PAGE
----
5. Avinesh Saini

      “If it was not for Narayana Murthy and the likes, India would have missed the software opportunity too. ”

      The software industry was already there before Infosys arrived on the scene. Murthy and hus pals just grabbed the opportunity. And the software industry is just service based. India had cheap educated manpower at it’s disposal. So, there was no way this opportunity was gooing to be missed, Murthy or not.

      “The end result is still the same. IISc is yet to bring its worthy contributions to the world. ”

      “The cost of these PhDs could have been put to better use elsewhere.”

      Sure. Politicians pocketing that money would have been so much better. Or people like Murthy getting permission to build more SEZs.

      That is what you and Murthy thinks.

      “Many thousand PhDs have come out of IISc for nothing. ”

      Can you please tell us what they are doing now? Wait, they are all esteemed professors in different institutes of repute in India and abraod and have several publications under ther belt.

      “Now accusing NRN of being capitalist shows such misunderstanding of the world around us. Wake up. Profit is not a sin!”

      Nobody is saying it is a sin. Buty let us not project as a great virtue either.

  2. krushnach Chandra

    may be the writer didn’t research about esteemed CNR Rao wrong doings in his research where he just copied a whole paragraph from other paper without even giving citation and later blamed his students for those “PLAGIARISM”.And we should not be talking about fund enough fund is being given to these national institute of reputes.But question is how they are carrying out research actually.I would be glad if you can write a story over that.

    1. Arati Nair

      Hi Krushnach,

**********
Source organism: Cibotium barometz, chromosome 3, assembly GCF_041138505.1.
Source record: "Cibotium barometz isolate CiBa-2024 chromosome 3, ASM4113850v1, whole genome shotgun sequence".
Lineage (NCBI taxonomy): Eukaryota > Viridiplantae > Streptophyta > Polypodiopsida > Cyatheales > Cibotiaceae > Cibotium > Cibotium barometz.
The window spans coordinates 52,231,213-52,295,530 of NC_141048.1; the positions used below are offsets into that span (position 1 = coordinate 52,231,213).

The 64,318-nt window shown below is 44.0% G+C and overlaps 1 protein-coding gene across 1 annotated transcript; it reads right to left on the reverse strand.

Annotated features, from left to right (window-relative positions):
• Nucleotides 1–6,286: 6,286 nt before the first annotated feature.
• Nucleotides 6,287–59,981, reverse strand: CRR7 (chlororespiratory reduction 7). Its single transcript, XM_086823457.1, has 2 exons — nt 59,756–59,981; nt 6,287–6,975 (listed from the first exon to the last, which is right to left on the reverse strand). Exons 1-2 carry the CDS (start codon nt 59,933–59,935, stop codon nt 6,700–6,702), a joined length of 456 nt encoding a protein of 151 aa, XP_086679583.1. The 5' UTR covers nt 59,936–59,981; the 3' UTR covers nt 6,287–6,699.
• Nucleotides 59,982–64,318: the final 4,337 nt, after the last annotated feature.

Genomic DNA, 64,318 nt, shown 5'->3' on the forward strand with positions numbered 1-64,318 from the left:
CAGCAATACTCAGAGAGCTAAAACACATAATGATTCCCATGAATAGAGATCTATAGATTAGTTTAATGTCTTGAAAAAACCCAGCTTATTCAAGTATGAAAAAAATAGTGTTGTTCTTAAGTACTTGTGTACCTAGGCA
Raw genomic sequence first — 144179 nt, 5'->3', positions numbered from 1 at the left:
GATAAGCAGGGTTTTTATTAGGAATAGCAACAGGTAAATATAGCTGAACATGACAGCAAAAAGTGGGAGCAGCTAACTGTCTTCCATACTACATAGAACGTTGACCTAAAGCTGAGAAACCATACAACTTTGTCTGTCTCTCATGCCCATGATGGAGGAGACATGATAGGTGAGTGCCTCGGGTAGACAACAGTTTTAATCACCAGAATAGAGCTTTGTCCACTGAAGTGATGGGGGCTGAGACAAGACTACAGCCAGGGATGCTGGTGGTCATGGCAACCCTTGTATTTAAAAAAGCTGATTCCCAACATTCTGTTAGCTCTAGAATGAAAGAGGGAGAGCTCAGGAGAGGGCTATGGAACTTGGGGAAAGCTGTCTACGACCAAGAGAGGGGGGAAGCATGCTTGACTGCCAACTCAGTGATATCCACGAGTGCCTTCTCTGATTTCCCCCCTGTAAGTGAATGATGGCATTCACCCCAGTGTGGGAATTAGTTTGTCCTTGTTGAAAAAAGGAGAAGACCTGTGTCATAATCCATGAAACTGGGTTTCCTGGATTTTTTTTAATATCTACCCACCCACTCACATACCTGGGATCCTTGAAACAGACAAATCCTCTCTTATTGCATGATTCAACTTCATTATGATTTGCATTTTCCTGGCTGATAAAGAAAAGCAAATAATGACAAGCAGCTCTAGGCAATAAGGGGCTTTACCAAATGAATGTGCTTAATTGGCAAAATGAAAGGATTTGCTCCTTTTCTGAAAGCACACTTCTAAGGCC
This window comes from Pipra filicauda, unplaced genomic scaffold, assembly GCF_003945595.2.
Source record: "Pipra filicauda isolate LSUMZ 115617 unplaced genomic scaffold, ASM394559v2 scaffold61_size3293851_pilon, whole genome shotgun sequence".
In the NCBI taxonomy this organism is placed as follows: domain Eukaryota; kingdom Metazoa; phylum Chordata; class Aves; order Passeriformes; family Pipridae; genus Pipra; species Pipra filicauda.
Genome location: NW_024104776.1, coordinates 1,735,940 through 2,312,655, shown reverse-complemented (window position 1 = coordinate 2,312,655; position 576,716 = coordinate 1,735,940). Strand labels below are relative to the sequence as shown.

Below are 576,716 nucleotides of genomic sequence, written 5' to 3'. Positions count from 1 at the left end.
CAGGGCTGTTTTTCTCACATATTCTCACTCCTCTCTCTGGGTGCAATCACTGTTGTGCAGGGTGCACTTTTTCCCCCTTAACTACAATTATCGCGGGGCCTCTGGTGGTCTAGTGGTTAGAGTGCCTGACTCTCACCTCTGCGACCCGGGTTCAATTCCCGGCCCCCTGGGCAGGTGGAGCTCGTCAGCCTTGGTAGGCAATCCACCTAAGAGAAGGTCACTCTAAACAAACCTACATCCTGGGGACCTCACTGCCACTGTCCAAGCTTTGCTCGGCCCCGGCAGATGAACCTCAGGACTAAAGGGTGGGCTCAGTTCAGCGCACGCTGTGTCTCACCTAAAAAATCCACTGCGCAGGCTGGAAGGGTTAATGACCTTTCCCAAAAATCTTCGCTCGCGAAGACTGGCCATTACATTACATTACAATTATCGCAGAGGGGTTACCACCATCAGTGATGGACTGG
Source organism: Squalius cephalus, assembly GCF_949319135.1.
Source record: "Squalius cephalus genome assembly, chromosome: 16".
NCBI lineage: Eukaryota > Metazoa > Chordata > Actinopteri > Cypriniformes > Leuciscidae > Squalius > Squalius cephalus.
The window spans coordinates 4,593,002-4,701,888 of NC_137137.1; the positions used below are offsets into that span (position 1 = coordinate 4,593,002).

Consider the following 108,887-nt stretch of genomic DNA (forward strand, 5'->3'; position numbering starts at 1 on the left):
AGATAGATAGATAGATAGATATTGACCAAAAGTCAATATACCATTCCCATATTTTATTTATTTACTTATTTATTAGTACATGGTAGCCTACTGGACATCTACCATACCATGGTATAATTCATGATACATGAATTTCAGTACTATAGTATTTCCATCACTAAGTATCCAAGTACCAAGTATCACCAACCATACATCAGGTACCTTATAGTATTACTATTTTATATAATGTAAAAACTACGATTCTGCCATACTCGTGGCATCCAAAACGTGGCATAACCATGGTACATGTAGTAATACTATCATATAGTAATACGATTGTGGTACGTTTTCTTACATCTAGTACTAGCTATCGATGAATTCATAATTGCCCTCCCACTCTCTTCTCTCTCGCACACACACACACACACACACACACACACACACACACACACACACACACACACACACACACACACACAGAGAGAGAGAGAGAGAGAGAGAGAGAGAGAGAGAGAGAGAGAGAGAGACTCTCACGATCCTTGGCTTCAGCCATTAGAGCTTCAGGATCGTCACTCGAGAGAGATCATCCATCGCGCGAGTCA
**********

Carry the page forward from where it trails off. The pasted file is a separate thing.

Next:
Yes, I know all about the plagiarism issue associated with CNR Rao. But his ethical credentials aren’t the issue here. Narayana Murthy raised an issue of relevance and Rao responded in the way he thought best. If an open debate can get us to reflect on the fallacies in our education system, then all the better. These two have provided an opening by talking of the significance of concerted efforts by all stakeholders to ensure a healthy research environment. Yes, funds may not be an issue at present, but expecting MIT standards for the allocated amounts is a tad delusional. Also, it is quite rich to only expect groundbreaking results without contributing in any way towards betterment of research facilities.

      P.S.: Will try to write a story on the topics you’ve mentioned sometime in the future.

    2. krushnach Chandra

      “expecting MIT standards”..this is a fallacy in itself how can you expect MIT standard if students are not trained when they are supposed to get theoretical and practical and honestly if Im an investor i would’;t put my money on a bunch douche-bag heading a lab and believe me I have been there and this great CNR rao came to that place couple of time he never speaks science what he does is blabber about politics and other crap stuff.

    3. Srinivas

      Shoot the messenger. Great

    4. krushnach Chandra

      Srinivas i didn;t get your point of view “Shoot the messenger. Great”

    5. Avinesh Saini

      You clearly have your prejudice against CNR Rao. And I have mine against Murthy. That is it. As for the plagiarism thing, it might be true. Doesn’t make Murthy a saint and doesn’t invalidate the points Rao has made.

    6. krushna

      it might be true …dude its true go through the nature blog about him,if you have any science background and you been to some so called established lab,u can see what they are doing with the money

  3. Jose K Joseph

    Out primary education is in shambles. It is no education. Learn
    languages without listening , speaking.(by reading & writing only)
    No scope for thinking, reasoning.